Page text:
Here is my latest highlight from the journal HPB December issue.
Achieving R0 resection margins is the best way to cure colorectal liver metastases but patterns of recurrence within the liver suggest that some lesions are missed by pre-operative imaging or intraoperative ultrasound (IOUSS). Peloso and colleagues in this edition of HPB, describe a pilot study using the autofluorescent qualities of indocyanine green (ICG) to increase the sensitivity of intraoperative detection of occult liver metastases. They took a cohort of 25 patients who had undergone pre-operative CT and administered a bolus of ICG the day before liver resection. At laparotomy, they used a near infrared camera to look for ICG-related fluorescence and detected a number of occult metastases that were not seen on either pre-operative CT or IOUSS. This study is interesting as it reports an improvement of detection in lesions that might currently be missed. There are a number of limitations not least that CT was the comparative mode of cross-sectional imaging used in this study whereas many centres use magnetic resonance imaging and fluorodeoxyglucose positron emission tomography as a routine part of the pre-operative work up for colorectal metastases. New imaging innovations must be compared with current gold standards to gain credibility. ICG is excreted by hepatocytes through the biliary system and can accumulate in the gall bladder and bile ducts. It would be interesting to know whether this creates a strong signal around the gall bladder which might potentially mask metastases in this area. ICG has potential as an adjunct to intraoperative imaging in liver surgery and it will be interesting to see how this story unfolds.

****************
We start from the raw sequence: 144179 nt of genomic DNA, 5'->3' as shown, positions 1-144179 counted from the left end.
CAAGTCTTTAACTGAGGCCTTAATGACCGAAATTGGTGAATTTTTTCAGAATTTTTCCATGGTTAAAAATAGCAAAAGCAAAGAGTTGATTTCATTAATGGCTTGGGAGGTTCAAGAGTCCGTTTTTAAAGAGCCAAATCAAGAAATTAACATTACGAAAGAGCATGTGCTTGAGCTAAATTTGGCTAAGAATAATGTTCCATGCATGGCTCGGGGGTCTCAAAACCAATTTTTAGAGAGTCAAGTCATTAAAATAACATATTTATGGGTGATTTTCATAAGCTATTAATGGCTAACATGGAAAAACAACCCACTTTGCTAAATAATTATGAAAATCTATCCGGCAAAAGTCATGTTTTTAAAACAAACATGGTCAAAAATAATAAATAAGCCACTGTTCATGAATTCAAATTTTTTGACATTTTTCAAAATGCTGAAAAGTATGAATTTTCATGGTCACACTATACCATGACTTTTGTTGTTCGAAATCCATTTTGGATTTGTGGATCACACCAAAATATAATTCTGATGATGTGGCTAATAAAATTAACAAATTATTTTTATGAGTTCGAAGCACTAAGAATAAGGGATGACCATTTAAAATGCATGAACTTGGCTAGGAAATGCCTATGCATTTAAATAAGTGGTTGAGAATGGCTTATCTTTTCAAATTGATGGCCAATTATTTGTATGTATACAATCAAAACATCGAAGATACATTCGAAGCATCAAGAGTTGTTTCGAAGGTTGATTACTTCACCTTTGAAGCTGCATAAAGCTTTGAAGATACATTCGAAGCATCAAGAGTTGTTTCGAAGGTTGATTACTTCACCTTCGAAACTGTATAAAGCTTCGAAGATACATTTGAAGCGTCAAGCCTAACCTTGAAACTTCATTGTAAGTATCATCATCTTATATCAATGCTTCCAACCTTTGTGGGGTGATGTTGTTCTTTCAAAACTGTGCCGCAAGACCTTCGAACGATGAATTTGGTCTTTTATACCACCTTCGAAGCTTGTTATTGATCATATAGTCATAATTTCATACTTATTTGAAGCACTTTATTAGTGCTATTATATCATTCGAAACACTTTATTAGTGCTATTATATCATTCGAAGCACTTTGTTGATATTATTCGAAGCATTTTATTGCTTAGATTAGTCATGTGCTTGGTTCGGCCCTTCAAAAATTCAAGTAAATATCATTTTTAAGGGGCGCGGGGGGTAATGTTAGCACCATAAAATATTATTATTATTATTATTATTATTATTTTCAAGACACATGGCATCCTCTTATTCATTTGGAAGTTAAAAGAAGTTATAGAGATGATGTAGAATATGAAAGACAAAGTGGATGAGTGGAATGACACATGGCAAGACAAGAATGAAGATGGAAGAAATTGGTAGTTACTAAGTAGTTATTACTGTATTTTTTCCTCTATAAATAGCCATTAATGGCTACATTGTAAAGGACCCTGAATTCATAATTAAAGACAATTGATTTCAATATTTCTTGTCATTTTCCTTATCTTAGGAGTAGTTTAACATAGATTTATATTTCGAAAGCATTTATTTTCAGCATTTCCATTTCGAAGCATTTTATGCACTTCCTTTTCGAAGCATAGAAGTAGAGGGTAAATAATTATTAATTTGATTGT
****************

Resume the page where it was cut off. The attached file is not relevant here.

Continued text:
Andrea Peloso, Eloisa Franchi, Maria C. Canepa, Letizia Barbieri, Laura Briani, Jacopo Ferrario, Carolina Bianco, Pietro Quaretti, Silvia Brugnatelli, Paolo Dionigi and Marcello Maestri HPB December 2013